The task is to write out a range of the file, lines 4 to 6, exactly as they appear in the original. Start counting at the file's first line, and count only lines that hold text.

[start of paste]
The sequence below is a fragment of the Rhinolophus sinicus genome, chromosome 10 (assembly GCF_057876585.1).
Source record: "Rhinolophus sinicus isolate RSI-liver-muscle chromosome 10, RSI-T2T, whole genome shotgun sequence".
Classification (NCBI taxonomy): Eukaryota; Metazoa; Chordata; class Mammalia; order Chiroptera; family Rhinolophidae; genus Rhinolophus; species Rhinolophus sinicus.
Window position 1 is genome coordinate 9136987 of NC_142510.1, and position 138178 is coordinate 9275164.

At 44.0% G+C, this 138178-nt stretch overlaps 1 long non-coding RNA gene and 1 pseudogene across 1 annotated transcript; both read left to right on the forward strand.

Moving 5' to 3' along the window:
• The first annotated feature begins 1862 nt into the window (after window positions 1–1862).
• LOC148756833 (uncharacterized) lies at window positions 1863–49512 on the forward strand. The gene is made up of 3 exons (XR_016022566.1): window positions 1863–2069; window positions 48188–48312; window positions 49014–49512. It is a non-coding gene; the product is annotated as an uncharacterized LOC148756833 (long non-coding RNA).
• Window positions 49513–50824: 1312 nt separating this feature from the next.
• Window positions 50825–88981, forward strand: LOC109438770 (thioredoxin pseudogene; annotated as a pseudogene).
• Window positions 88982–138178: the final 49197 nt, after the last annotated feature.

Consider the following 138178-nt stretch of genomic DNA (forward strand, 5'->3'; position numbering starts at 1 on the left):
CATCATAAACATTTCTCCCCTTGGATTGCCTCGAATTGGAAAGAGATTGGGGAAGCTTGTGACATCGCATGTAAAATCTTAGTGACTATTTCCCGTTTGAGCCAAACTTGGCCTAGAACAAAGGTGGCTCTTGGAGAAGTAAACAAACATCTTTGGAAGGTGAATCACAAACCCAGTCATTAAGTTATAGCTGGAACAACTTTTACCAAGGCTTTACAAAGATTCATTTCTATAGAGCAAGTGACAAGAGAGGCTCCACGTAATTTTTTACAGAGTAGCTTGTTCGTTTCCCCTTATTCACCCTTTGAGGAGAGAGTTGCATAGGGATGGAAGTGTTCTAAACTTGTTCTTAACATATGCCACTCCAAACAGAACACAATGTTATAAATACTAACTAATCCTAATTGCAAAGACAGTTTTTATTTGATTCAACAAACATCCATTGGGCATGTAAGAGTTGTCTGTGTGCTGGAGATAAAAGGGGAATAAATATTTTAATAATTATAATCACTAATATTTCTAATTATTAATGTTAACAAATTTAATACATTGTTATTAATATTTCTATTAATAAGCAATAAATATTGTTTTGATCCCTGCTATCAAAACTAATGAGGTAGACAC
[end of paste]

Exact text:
Window position 1 is genome coordinate 9136987 of NC_142510.1, and position 138178 is coordinate 9275164.

At 44.0% G+C, this 138178-nt stretch overlaps 1 long non-coding RNA gene and 1 pseudogene across 1 annotated transcript; both read left to right on the forward strand.

Moving 5' to 3' along the window: